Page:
HP prints its way to a profit, but makes more job cuts

Hewlett-Packard Co. continued to rely on its strong printing and imaging division to keep up the health of its overall business in its fourth fiscal quarter, as its PC, server and storage products again suffered from weak demand.

HP posted revenue of US$18 billion for the fourth quarter, which ended Oct. 31, the company said Wednesday in a statement. This compared to the combined revenue of US$18.2 billion from HP and Compaq Computer Corp in the same quarter last year. HP, based in Palo Alto, Calif., completed its acquisition of Compaq earlier this year.

HP also said Wednesday that it would lay off an additional 1,100 workers as a result of the merger, in addition to its most recent target of 16,800. Most of the additional job cuts will be made in Japan, said Carly Fiorina, chairman and chief executive officer at HP, during a conference call with press and analysts after the earnings results were released.

“I am pleased with our performance when you consider the continued weakness of the IT market,” Fiorina said.

Net income came in at US$390 million, or US$0.13 per share, compared with a combined HP/Compaq net loss of US$505 million, or US$0.17 per share, in last year’s fourth fiscal quarter.

The printing and imaging business churned out US$5.6 billion in revenue for the fourth quarter, marking a 12 per cent increase year-on-year.

HP’s personal systems unit, which includes PCs, workstations, notebooks and handheld PCs, was down 6 per cent year-on-year to US$5.1 billion.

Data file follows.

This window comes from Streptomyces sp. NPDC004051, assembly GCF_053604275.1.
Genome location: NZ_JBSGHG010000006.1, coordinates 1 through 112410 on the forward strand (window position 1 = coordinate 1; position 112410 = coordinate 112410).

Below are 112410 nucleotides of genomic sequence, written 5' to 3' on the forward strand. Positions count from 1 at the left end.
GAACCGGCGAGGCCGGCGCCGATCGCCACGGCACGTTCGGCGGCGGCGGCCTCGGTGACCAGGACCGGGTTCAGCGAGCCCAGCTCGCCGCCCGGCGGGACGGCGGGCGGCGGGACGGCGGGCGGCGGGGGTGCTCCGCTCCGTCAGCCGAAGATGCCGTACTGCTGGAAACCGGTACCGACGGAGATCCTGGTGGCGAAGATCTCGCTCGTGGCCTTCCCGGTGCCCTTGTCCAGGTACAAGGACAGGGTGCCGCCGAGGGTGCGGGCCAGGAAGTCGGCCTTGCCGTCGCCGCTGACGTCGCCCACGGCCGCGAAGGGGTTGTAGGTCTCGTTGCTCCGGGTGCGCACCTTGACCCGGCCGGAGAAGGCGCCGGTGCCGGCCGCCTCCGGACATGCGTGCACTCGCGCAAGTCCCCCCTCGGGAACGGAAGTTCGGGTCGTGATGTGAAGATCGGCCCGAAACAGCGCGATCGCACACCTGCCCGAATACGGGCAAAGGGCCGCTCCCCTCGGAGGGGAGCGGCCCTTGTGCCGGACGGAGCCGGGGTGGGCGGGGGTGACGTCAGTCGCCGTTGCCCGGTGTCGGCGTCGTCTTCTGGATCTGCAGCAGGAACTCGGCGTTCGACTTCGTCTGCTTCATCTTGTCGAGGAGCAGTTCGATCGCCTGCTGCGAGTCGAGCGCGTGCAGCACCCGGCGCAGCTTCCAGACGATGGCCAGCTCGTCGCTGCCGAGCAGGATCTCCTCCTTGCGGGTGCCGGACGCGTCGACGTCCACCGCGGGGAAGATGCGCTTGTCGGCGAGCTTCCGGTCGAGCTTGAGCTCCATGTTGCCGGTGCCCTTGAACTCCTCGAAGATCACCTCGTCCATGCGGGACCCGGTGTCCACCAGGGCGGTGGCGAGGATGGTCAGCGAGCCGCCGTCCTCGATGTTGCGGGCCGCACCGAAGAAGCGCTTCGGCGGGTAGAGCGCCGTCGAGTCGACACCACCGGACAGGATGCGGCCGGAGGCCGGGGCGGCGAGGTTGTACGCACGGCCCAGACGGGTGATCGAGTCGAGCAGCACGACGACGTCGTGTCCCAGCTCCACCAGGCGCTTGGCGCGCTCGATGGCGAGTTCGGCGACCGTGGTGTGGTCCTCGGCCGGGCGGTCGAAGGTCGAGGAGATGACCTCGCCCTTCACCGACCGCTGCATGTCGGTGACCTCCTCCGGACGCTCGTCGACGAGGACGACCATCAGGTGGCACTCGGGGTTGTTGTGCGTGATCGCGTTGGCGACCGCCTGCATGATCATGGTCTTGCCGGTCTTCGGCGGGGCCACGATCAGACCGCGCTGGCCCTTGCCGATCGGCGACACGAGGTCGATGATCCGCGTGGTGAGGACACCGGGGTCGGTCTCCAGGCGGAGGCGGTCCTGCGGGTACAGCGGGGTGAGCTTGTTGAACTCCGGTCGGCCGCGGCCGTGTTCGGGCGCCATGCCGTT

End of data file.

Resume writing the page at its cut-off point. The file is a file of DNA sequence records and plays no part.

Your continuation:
“Although we reported an operating loss (in this business) of US$87 million, this was a significant improvement over a loss of almost US$200 million in the third quarter,” Fiorina said.

HP’s flagging enterprise business, which includes servers, software and storage products, continued to show losses. Revenue declined 5 per cent compared to the same quarter last year, to US$4.1 billion and an operating loss of US$152 million. HP’s high-end Superdome Unix servers provided a bright spot, with 63 per cent revenue growth from a year ago, although its Unix business stayed flat overall, Fiorina said.

Despite HP’s efforts to bolster its software line with new products, revenue from software tumbled 15 per cent year-over-year.

The company’s services business, a key driver for its merger with Compaq, also fell in the quarter. It declined 3 per cent year-on-year to US$3.1 billion in revenue.

HP expects to post revenue of US$18.4 billion and pro forma earnings per share of US$0.27 for its first fiscal quarter of 2003, according to the statement.